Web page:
“What did we pay for those John Vickers Painter Audubons?” he asks regarding a set of 404 aquatints that took 15 years of negotiations and $2.3 million to buy from descendants of the esteemed stamp collector and banker from Cleveland. “Alison, get me your opinion of them.”

Jeffrey Stern, a bookseller in England, has English Civil War broadsides dating from 1642 to 1651 that were printed for the Parliament. “They’re pretty obscure, but $7,500 is a ridiculous price,” says Arader, who passes on them, figuring they’re too expensive to purchase and then sell at a profit.

It’s all about value, or, to be more precise, perceived value. Arader Galleries does $22 million in annual sales, though in a recent blog, Arader asserted that he’s only recently become flush — antiques-world lingo for having the cash to purchase additional assets. He’s still an annual presence at 10 antiques shows (including the Winterthur Delaware Antiques Show in November and the Philadelphia Show in April at the Philadelphia Art Museum), but he used to exhibit at 40. There were also once Arader galleries in Chicago, Houston, San Francisco and Atlanta. The galleries in Philadelphia and New York remain, but they’re modern-day retail dinosaurs despite their obscene real estate value. Arader’s location in the city at 1308 Walnut is the former site of Charles Sessler’s iconic antiquarian bookstore. In Manhattan, Arader’s business inhabits a 1903 Beaux Arts townhouse at 1016 Madison Avenue. It briefly listed in the late 2000s for $75 million, and Arader says he rejected a $60 million offer. His neighbor is Michael Bloomberg.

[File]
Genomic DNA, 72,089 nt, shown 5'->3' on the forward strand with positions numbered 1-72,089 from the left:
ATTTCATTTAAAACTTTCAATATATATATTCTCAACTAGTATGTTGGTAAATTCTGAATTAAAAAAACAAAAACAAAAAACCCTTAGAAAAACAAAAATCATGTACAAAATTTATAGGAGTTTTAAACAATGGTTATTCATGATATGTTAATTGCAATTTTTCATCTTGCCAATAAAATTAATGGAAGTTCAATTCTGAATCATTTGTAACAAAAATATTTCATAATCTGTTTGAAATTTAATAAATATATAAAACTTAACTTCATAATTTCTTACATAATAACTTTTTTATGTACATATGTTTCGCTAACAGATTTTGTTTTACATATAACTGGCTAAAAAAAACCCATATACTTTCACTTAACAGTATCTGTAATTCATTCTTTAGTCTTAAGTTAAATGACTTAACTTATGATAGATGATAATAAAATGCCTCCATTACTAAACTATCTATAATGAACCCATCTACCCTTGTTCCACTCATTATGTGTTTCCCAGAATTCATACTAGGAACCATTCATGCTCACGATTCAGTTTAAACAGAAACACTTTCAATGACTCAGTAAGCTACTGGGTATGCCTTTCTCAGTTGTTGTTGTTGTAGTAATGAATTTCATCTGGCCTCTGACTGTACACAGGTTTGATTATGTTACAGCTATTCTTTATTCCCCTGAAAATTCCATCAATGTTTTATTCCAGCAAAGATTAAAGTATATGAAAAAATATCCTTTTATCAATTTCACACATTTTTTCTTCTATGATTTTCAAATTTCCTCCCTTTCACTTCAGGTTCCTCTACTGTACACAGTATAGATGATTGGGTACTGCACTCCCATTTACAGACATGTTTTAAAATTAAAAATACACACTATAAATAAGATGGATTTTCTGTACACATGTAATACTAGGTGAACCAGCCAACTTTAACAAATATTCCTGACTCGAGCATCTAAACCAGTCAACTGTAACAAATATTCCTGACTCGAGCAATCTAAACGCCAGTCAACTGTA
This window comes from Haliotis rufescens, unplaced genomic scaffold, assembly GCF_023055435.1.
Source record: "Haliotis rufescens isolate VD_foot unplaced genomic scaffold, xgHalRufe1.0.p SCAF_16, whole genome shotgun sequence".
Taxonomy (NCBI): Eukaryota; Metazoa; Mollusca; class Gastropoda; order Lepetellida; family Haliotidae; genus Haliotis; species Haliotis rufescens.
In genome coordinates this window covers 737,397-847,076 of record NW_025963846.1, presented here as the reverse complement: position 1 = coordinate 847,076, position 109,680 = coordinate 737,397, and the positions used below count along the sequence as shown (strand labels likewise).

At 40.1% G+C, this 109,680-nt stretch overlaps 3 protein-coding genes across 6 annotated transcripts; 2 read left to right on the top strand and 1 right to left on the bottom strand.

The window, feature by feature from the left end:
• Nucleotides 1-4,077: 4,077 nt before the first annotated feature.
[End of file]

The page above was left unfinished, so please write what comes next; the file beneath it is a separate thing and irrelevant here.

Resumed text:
“The internet rules,” says Arader, adding that he anticipated the need for contraction and adaptation once museums began losing government funding, the world at large began dominating collecting, and all buyers started shopping online. “Walk-in storefronts don’t work anymore in any business.”

That’s why he added bimonthly online auctions recently, essentially becoming his own Christie’s and Sotheby’s. These sales average 200 lots and consistently command some $1.5 million total. Uniquely, for one or two auctions per year, 20 percent of every hammer price goes to a charity of the buyer’s choice.

Arader once employed 60 staff members but has downsized to 35 — a powerful, experienced, connected contingent that includes Lori E. Cohen, his longest-tenured business partner, who steers everything Philly-centric. “She’s survived as a 40-year partner among very selfish men — men who wanted to grab the stag by the throat and watch themselves as they kill it,” he says of Cohen, a board member for the Historical Society of Pennsylvania who, like many in this buttoned-up world, wouldn’t be interviewed for this story. “She’s intelligent, patient, and responsible for huge results.”

For help with period furniture — a recently renewed fascination for Arader because purchase prices have plummeted — he employs highly sought Lancaster-based furniture historian Phil Zimmerman. After Arader acquires furniture, Zimmerman conducts meticulous on-site evaluations and authentication reports of, for example, a circa-1760 Pennsylvania Chippendale walnut secretary desk. Period to Ballygomingo, it once had a purchase price of $350,000. Arader bought it for $28,000.